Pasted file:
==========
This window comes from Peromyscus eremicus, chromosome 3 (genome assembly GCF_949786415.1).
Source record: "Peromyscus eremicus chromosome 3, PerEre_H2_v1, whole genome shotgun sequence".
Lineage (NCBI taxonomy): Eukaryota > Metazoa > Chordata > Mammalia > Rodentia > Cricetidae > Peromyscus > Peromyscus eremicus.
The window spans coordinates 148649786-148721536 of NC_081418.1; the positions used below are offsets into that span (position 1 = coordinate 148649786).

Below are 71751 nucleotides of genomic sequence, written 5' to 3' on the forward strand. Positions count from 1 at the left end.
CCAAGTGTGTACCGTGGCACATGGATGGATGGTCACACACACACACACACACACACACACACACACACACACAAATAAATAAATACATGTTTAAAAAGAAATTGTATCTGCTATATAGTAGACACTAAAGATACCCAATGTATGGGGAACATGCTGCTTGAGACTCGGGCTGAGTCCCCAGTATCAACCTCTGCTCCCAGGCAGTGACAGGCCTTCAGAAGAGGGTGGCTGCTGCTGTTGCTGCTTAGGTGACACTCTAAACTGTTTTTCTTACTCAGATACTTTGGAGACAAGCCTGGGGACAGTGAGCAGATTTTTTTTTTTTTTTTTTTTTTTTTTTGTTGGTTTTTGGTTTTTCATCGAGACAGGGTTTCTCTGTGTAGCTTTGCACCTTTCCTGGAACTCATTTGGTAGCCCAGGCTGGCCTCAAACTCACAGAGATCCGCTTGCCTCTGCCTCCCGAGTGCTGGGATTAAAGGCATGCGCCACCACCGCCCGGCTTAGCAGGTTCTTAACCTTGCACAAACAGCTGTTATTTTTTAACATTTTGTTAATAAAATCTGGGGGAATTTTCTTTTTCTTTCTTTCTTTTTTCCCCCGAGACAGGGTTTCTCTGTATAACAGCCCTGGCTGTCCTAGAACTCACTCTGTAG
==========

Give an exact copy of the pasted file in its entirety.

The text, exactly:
This window comes from Peromyscus eremicus, chromosome 3 (genome assembly GCF_949786415.1).
Source record: "Peromyscus eremicus chromosome 3, PerEre_H2_v1, whole genome shotgun sequence".
Lineage (NCBI taxonomy): Eukaryota > Metazoa > Chordata > Mammalia > Rodentia > Cricetidae > Peromyscus > Peromyscus eremicus.
The window spans coordinates 148649786-148721536 of NC_081418.1; the positions used below are offsets into that span (position 1 = coordinate 148649786).

Below are 71751 nucleotides of genomic sequence, written 5' to 3' on the forward strand. Positions count from 1 at the left end.
CCAAGTGTGTACCGTGGCACATGGATGGATGGTCACACACACACACACACACACACACACACACACACACACAAATAAATAAATACATGTTTAAAAAGAAATTGTATCTGCTATATAGTAGACACTAAAGATACCCAATGTATGGGGAACATGCTGCTTGAGACTCGGGCTGAGTCCCCAGTATCAACCTCTGCTCCCAGGCAGTGACAGGCCTTCAGAAGAGGGTGGCTGCTGCTGTTGCTGCTTAGGTGACACTCTAAACTGTTTTTCTTACTCAGATACTTTGGAGACAAGCCTGGGGACAGTGAGCAGATTTTTTTTTTTTTTTTTTTTTTTTTTTGTTGGTTTTTGGTTTTTCATCGAGACAGGGTTTCTCTGTGTAGCTTTGCACCTTTCCTGGAACTCATTTGGTAGCCCAGGCTGGCCTCAAACTCACAGAGATCCGCTTGCCTCTGCCTCCCGAGTGCTGGGATTAAAGGCATGCGCCACCACCGCCCGGCTTAGCAGGTTCTTAACCTTGCACAAACAGCTGTTATTTTTTAACATTTTGTTAATAAAATCTGGGGGAATTTTCTTTTTCTTTCTTTCTTTTTTCCCCCGAGACAGGGTTTCTCTGTATAACAGCCCTGGCTGTCCTAGAACTCACTCTGTAG